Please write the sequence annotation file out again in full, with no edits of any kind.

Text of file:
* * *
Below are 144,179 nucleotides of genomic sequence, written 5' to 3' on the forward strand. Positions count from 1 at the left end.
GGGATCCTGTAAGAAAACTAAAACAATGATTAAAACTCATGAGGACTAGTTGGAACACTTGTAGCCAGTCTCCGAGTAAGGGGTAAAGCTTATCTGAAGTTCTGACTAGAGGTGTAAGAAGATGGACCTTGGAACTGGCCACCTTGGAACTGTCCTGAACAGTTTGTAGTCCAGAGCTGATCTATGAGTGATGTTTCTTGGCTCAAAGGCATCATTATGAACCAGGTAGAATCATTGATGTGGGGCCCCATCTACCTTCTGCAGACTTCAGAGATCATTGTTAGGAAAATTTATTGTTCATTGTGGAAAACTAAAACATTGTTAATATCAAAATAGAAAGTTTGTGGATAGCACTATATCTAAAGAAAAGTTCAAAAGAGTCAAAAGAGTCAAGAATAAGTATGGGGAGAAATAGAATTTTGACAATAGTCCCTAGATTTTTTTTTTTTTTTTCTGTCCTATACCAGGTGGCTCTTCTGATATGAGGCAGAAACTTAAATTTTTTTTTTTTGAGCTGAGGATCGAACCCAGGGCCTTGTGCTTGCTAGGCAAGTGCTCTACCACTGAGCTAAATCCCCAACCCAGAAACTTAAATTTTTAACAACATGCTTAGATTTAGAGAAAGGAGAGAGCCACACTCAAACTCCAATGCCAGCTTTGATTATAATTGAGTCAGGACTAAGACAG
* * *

Below are 144,179 nucleotides of genomic sequence, written 5' to 3' on the forward strand. Positions count from 1 at the left end.
GGGATCCTGTAAGAAAACTAAAACAATGATTAAAACTCATGAGGACTAGTTGGAACACTTGTAGCCAGTCTCCGAGTAAGGGGTAAAGCTTATCTGAAGTTCTGACTAGAGGTGTAAGAAGATGGACCTTGGAACTGGCCACCTTGGAACTGTCCTGAACAGTTTGTAGTCCAGAGCTGATCTATGAGTGATGTTTCTTGGCTCAAAGGCATCATTATGAACCAGGTAGAATCATTGATGTGGGGCCCCATCTACCTTCTGCAGACTTCAGAGATCATTGTTAGGAAAATTTATTGTTCATTGTGGAAAACTAAAACATTGTTAATATCAAAATAGAAAGTTTGTGGATAGCACTATATCTAAAGAAAAGTTCAAAAGAGTCAAAAGAGTCAAGAATAAGTATGGGGAGAAATAGAATTTTGACAATAGTCCCTAGATTTTTTTTTTTTTTTTCTGTCCTATACCAGGTGGCTCTTCTGATATGAGGCAGAAACTTAAATTTTTTTTTTTTGAGCTGAGGATCGAACCCAGGGCCTTGTGCTTGCTAGGCAAGTGCTCTACCACTGAGCTAAATCCCCAACCCAGAAACTTAAATTTTTAACAACATGCTTAGATTTAGAGAAAGGAGAGAGCCACACTCAAACTCCAATGCCAGCTTTGATTATAATTGAGTCAGGACTAAGACAG